PRAYER: Our heavenly Father, we thank you that you do tell us the truth. You are the God of truth. You do not deceive us, you do not delude us; you tell us the blunt, stark, naked truth, that we might know exactly what we are, and what we can do about it. Save us, Lord, from the folly of trying any other method. Save us from the folly of trying to protect and rationalize and justify these areas of evil in our lives. Grant to us, Lord, the grace to confess and be forgiven. In Jesus' name, Amen.
First, Paul says that people know the difference between right and wrong; otherwise they would not presume to be judging. They have a clear understanding of a standard. They know that one thing is wrong and another thing is right.
Paul's second point about these people who have a clear view of what is wrong in society is devastating. He says they are guilty because they are doing the same things themselves. The judges are as guilty as the ones they have in the dock.
I am going to use myself as an example, simply because I feel I am such an excellent example of what the rest of you are like. As I have been thinking this through, I see three ways by which I try to elude the fact that I am guilty of the things that I accuse others of doing: First, I am congenitally blind toward many of my own faults. I just am not aware of them. I do not see that I am doing the same things that others are doing, and yet other people can see that I am. I don't see it, and neither do you see it in yourself. We all have these blind spots. One of the greatest lies of our age is the idea that we can know ourselves. We often argue, "Don't you think I know myself?" The answer is, "No, you do not know yourself. You are blind to much of your life." There can be areas that are very hurtful and sinful that you are not aware of.
A second way we try to elude the fact that we are guilty of the very things we accuse others of doing is by conveniently forgetting what we have done that is wrong. We may have been aware of our sin at the time, but somehow we just assume that God is going to forget it. We do not have to acknowledge it in any way -- he will just forget it. As the sin fades from our memory, we think it fades from his, as well.
We think these things will go unnoticed, but God sees them in our heart. He sees all the actions that we conveniently have forgotten. He sees it when we cut people down, or speak with spite and sharpness, and deliberately try to hurt them. He sees it when we are unfair in our business tactics, when we are arrogant toward someone we think is on a lower social level than ourselves. He sees it when we are stubborn and uncooperative in trying to work out a tense situation. All these things God takes note of. We, who condemn these things in others, find ourselves guilty of the same things. Isn't it remarkable that when others mistreat us we always think it is most serious and requires immediate correction. But when we mistreat others, we say to them. "You're making so much out of a little thing! Why it's so trivial and insignificant."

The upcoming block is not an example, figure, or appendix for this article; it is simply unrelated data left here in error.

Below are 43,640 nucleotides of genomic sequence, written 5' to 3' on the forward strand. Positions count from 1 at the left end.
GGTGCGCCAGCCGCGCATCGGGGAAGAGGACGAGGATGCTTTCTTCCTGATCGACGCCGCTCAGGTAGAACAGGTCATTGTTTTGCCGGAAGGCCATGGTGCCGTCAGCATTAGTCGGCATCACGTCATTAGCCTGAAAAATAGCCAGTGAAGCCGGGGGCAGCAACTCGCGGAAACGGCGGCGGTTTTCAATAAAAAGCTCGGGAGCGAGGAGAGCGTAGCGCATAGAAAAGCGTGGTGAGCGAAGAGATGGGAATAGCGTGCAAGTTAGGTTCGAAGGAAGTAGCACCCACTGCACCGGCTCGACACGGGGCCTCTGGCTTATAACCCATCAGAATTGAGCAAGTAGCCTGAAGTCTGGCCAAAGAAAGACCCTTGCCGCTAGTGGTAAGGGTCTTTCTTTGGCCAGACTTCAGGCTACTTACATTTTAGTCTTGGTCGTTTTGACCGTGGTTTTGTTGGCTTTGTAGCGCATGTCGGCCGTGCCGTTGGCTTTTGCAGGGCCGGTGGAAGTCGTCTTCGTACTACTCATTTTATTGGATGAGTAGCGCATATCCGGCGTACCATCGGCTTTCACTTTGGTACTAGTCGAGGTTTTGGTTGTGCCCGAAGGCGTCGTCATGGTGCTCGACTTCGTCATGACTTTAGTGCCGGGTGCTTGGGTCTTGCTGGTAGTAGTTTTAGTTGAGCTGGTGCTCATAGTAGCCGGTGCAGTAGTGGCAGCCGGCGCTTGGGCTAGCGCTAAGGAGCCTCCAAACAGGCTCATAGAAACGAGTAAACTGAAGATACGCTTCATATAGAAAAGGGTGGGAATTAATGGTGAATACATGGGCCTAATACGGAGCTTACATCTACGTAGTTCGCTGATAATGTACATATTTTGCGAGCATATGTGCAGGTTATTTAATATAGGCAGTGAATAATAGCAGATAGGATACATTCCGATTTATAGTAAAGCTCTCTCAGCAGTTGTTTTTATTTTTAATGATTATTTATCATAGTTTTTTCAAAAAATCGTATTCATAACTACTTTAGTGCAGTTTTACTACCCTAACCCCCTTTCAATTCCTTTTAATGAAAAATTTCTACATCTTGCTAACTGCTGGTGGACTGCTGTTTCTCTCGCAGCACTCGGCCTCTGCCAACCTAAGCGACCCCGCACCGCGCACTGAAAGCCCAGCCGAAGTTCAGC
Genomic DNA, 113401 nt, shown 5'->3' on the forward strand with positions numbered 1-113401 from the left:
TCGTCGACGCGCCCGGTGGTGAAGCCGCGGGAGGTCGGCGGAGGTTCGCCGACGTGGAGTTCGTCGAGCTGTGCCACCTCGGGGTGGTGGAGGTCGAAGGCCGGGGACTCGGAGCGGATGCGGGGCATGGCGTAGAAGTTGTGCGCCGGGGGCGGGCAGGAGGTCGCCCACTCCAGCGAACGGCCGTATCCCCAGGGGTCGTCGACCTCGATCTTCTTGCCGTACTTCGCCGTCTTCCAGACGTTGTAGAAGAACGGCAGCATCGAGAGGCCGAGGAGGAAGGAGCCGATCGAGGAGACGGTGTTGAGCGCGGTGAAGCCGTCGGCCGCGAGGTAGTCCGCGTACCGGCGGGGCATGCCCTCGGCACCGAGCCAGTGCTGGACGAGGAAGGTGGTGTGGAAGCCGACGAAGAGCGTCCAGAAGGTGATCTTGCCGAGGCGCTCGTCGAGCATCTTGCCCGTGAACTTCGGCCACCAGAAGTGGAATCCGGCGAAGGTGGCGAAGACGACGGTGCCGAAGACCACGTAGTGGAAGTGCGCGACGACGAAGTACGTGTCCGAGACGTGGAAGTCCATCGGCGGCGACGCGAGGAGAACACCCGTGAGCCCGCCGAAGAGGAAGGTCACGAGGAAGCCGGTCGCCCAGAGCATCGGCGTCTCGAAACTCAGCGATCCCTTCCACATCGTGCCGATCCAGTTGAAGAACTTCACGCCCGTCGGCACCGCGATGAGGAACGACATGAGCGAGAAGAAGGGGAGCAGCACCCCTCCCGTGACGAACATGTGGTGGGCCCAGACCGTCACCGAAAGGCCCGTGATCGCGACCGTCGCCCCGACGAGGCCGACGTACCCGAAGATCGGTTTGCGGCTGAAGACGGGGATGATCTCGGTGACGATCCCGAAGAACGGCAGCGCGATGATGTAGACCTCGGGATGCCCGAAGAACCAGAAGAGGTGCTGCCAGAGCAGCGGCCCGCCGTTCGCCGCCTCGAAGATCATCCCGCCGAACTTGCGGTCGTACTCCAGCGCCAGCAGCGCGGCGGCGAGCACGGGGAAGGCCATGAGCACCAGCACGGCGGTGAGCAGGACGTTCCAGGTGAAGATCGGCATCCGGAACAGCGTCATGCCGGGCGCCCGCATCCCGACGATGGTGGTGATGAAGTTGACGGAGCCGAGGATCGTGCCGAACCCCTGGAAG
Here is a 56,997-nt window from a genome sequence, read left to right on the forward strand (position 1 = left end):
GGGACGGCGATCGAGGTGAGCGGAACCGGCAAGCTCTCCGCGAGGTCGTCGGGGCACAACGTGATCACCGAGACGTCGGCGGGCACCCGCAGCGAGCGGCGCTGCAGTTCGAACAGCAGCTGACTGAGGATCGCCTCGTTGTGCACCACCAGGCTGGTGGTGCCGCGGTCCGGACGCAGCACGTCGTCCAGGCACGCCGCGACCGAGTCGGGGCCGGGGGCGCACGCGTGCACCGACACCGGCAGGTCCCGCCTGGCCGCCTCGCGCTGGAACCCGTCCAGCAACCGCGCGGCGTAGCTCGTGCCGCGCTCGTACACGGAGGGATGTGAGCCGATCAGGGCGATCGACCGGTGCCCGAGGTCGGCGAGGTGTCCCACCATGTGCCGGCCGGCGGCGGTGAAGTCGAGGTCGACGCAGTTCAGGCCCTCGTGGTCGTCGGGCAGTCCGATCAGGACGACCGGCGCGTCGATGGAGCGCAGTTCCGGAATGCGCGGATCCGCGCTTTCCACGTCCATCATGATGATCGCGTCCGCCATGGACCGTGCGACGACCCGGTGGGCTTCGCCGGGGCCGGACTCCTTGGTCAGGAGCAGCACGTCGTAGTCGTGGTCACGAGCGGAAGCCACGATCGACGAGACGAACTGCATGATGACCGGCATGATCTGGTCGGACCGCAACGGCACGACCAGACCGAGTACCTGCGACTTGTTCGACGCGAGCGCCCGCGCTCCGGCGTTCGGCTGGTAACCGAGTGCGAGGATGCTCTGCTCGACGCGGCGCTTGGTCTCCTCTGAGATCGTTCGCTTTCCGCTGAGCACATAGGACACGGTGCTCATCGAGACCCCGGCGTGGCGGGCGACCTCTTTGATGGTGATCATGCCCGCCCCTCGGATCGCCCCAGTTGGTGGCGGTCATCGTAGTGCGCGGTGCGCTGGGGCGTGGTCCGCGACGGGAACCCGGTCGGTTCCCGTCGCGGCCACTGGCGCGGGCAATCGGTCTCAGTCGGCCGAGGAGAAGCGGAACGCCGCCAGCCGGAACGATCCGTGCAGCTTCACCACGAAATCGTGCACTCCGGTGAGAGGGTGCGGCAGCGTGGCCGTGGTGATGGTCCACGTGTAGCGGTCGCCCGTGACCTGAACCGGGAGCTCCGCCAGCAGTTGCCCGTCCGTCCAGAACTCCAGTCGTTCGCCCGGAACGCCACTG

The third way we try to elude the fact that we are guilty of the very things we accuse others of doing is by cleverly renaming things. Other people lie and cheat; we simply stretch the truth a little. Others betray; we simply are protecting our rights. Others steal; we borrow. Others have prejudices; we have convictions. Others murder and kill; we exploit and ruin. Others rape; we pollute. We cry, "Those people ought to be stoned!" Jesus says, "He that is without sin among you, let him cast the first stone," (John 8:7). Yes, we are all guilty of the same things we accuse others of doing.
Paul's question is, "Why are you acting the way you are?" Why do you judge others so critically and so constantly, yet never seem to judge yourself? Surely it can't be that you think you are going to escape! If you know that God judges according to truth, you must be included in that judgment as well. If it is not that you think you'll escape his judgment, then it must be that you are treating with disdain the opportunities God gives you to repent. Why are you allowed to live? Why are you permitted to experience life, to find a new year lying ahead of you, with all its chances to correct these wrong attitudes and conditions? God's goodness, tolerance, and patience are exhibited in his giving you a chance to change, a chance to acknowledge your sins and to be forgiven. We have to see all our life in this respect. A faithful God, judging the inner part of life, does give us these opportunities. He knows we are blind. He knows that we often struggle at recognizing what is wrong in our life, and so he gives us these opportunities to repent and change. These moments of truth are very important.
Perhaps there are many Christians here who have realized that when we protect and allow areas of our life to be given over to this kind of judgmental condemning and criticizing of other people, we are blocking the flow of the life of God to our lives, keeping back the joy and peace that he would have us enjoy. These areas need to be judged in the Christian life as well as in the unredeemed life.
Above all else, this process is designed to make us take seriously God's way of escape. There is a way of escape: Admit your sins freely, and receive the forgiveness of God -- on the basis of the work of Jesus Christ in his death on the cross and his resurrection life available to us.
Reference: Ray Stedman sermon 1976, He is one of the twentieth century's foremost pastors and biblical expositors.